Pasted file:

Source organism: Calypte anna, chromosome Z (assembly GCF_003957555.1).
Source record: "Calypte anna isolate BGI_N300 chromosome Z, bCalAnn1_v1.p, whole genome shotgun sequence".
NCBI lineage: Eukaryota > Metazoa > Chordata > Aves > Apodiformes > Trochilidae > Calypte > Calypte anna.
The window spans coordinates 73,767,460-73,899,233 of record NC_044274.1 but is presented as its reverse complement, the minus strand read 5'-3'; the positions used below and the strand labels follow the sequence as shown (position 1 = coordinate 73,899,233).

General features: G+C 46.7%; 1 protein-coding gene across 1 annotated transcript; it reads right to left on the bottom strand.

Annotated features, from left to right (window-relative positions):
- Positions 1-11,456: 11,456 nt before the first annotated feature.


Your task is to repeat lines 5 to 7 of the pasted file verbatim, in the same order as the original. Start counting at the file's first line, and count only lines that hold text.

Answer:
General features: G+C 46.7%; 1 protein-coding gene across 1 annotated transcript; it reads right to left on the bottom strand.

Annotated features, from left to right (window-relative positions):
- Positions 1-11,456: 11,456 nt before the first annotated feature.